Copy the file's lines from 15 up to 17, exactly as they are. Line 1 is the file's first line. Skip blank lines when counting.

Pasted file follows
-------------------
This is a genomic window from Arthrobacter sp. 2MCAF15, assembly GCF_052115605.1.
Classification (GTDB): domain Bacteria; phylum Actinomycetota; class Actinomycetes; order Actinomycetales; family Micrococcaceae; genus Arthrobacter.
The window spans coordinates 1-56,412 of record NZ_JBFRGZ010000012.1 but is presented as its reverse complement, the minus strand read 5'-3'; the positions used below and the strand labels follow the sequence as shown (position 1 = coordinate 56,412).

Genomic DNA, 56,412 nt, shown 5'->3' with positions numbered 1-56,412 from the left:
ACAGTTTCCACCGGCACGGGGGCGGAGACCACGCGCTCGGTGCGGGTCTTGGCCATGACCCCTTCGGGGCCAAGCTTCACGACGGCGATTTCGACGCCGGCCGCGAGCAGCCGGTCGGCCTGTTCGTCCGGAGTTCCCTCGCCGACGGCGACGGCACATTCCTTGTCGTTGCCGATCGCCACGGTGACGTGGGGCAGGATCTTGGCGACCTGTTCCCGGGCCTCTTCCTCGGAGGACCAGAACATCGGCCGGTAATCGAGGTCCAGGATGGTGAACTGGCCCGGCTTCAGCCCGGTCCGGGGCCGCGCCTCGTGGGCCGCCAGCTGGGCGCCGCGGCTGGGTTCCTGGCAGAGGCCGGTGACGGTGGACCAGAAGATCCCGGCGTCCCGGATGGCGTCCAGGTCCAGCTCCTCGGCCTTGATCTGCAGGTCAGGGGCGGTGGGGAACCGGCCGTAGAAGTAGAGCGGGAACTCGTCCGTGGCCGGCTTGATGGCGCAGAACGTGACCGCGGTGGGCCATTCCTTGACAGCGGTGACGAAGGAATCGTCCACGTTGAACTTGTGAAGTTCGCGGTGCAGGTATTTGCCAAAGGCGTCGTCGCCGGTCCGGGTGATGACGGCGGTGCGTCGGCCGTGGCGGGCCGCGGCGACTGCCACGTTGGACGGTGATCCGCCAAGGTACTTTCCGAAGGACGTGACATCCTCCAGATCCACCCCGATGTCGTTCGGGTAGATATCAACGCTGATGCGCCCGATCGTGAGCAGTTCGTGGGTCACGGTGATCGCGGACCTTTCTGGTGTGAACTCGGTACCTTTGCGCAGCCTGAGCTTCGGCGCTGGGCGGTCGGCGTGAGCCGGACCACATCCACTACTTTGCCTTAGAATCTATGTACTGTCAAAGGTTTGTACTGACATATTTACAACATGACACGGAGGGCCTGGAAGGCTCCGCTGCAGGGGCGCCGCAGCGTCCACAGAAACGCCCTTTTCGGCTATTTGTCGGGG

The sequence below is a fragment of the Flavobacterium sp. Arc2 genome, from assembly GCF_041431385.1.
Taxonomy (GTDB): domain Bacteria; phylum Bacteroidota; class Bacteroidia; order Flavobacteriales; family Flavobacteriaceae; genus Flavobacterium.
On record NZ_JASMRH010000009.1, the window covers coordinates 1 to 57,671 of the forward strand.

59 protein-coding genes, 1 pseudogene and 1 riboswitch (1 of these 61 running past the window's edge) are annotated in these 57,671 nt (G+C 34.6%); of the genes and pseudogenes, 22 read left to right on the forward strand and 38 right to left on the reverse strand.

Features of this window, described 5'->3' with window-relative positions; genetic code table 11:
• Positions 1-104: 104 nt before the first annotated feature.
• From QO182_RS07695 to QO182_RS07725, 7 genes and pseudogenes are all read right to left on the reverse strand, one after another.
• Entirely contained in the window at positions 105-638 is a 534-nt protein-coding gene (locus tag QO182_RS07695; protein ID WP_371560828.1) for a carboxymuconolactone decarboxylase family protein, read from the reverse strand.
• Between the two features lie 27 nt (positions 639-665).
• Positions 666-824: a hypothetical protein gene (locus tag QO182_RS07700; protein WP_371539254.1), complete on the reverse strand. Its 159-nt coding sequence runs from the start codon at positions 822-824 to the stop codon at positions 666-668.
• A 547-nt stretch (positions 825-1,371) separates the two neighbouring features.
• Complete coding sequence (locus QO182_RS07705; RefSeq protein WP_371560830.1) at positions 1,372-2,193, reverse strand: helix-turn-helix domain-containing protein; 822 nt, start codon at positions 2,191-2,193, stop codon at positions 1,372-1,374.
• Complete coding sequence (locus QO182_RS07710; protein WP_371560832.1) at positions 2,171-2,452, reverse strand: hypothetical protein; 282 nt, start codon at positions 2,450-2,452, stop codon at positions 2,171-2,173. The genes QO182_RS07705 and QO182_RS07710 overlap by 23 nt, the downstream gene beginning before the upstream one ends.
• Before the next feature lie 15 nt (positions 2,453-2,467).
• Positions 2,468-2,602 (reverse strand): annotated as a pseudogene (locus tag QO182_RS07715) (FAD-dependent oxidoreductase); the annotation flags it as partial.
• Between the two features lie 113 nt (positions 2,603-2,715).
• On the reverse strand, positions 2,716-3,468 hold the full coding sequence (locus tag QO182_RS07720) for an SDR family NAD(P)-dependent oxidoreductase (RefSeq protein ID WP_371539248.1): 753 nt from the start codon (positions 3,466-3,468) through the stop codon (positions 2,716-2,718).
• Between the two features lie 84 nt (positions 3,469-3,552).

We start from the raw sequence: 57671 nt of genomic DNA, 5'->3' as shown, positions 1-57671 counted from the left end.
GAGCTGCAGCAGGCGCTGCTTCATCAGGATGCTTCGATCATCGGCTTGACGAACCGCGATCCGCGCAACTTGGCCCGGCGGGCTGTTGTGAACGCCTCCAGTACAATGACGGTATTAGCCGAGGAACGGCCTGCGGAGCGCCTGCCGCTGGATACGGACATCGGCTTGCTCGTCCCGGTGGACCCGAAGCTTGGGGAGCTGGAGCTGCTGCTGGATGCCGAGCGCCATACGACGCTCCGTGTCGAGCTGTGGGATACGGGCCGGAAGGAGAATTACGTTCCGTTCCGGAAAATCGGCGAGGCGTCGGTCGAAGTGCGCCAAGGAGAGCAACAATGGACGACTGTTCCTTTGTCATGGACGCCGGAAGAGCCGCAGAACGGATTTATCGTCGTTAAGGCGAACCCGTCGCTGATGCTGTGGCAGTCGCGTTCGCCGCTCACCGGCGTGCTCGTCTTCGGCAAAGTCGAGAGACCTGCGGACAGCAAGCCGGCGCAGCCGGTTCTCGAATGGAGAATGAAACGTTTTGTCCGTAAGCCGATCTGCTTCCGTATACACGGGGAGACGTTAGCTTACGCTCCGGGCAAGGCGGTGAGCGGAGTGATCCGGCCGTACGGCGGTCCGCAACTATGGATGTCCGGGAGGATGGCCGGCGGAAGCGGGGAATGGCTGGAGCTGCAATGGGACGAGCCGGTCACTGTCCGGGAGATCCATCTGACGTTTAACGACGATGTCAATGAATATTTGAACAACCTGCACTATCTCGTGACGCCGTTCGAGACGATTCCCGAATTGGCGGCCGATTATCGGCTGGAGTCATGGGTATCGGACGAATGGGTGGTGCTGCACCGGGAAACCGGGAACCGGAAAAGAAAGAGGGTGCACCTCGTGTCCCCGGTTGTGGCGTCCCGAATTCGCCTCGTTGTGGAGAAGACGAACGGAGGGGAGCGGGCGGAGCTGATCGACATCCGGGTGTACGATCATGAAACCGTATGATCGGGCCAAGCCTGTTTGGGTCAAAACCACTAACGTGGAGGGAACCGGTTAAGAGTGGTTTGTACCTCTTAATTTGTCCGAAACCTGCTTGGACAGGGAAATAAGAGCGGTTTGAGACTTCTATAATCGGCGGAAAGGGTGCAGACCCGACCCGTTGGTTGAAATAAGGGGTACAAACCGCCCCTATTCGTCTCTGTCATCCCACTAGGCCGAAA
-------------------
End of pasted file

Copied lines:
• Positions 666-824: a hypothetical protein gene (locus tag QO182_RS07700; protein WP_371539254.1), complete on the reverse strand. Its 159-nt coding sequence runs from the start codon at positions 822-824 to the stop codon at positions 666-668.
• A 547-nt stretch (positions 825-1,371) separates the two neighbouring features.
• Complete coding sequence (locus QO182_RS07705; RefSeq protein WP_371560830.1) at positions 1,372-2,193, reverse strand: helix-turn-helix domain-containing protein; 822 nt, start codon at positions 2,191-2,193, stop codon at positions 1,372-1,374.